DEPUTY Minister of Health and Social Services, Esther Muinjangue, said diabetes is one of the leading causes of death among Namibian people. This poses devastating health and socio-economic consequences for individuals, families, and communities, as well as threatening to overwhelm the healthcare system. Muinjangue made these remarks during the commemoration of World Diabetes Day held on Tuesday. The day is being held under the theme “Access to Diabetes Care.”
She explained that the day is commemorated every year with the aim of raising awareness about the impact of diabetes on the health of people; it highlights the importance of prevention, early and timely detection, and treatment of this disease in both public and private spaces.
“Hence the need for strategic interventions from all sectors, all individuals, business communities, Ministries, Agencies, and Organizations to eliminate stigma and discrimination as well as accelerate the reduction of illnesses and deaths due to Diabetes,” she said.
She added that in increasing access to Diabetes prevention and care, the government, through the Ministry of Health, has rolled out Diabetic screening programs at all health facilities across all regions.
Speaking at the same occasion, Mary Nana Ama Brantuo, WHO Officer in Charge, indicated that diabetes as one of the non-communicable diseases is a global health challenge of our time, touching the lives of millions of people worldwide.
Brantuo said that diabetes ranks among the top 10 causes of death worldwide. Over 537 million adults aged 20-79 are living with diabetes, which is over a five-fold increase from 108 million in 1980. She added that this number is predicted to rise to 643 million by 2030 and 783 million by 2045.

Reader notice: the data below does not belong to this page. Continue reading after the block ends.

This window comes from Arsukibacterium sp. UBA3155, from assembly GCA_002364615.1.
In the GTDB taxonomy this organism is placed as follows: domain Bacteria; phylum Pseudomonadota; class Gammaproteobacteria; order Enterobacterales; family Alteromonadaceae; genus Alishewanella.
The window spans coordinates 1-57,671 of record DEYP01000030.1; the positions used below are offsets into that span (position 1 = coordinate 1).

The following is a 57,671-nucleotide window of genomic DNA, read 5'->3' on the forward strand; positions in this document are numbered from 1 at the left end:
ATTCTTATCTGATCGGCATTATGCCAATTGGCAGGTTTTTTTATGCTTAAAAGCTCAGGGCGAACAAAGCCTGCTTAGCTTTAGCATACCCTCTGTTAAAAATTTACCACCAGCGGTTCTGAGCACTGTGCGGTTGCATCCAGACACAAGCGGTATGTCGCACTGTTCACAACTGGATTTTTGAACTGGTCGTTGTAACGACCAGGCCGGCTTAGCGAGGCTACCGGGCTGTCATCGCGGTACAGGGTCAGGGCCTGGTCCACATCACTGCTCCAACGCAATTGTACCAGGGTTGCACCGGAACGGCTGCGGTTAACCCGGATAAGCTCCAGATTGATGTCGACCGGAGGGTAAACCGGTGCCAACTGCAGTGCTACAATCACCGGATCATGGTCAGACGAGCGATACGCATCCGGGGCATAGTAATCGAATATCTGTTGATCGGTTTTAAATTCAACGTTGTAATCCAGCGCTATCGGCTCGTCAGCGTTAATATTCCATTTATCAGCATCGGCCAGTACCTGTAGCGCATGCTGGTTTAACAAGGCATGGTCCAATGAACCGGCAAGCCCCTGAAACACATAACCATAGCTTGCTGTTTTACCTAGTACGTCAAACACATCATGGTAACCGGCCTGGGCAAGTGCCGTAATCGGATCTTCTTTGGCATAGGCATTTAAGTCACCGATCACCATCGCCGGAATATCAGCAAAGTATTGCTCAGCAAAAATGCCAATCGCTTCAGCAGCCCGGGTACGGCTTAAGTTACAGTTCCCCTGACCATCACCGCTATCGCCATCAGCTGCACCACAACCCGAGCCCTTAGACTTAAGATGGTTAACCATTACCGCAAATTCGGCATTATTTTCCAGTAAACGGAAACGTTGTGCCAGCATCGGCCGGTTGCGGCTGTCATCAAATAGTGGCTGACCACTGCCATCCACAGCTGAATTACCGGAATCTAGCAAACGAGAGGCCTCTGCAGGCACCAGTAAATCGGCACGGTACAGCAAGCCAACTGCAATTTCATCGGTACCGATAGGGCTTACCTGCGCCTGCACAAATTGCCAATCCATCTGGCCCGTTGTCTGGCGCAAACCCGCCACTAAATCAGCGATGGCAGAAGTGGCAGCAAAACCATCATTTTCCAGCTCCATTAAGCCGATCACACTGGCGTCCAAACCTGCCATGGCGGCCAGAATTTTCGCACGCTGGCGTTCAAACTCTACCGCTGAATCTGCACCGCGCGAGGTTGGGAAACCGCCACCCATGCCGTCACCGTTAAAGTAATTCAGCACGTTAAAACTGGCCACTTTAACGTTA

“The prevalence of diabetes has been rising more rapidly in low- and middle-income countries, and it is estimated that 3 in 4 adults with diabetes live in low- and middle-income countries. Diabetes was responsible for 6.7 million deaths worldwide in 2021, which translates to 1 diabetes death every 5 seconds,” she added.
According to Brantuo, in the African region, 24 million adults are living with diabetes, and these numbers are projected to increase to 55 million people by 2045. Moreover, Brantuo indicated diabetes was responsible for 416,000 deaths in Africa in 2021 and is predicted to be one of the leading causes of death in the region by 2030. In Namibia, available statistics reveal that nearly 7% of Namibian adults have diabetes, with an estimated ninety thousand (90,000) people living with the condition.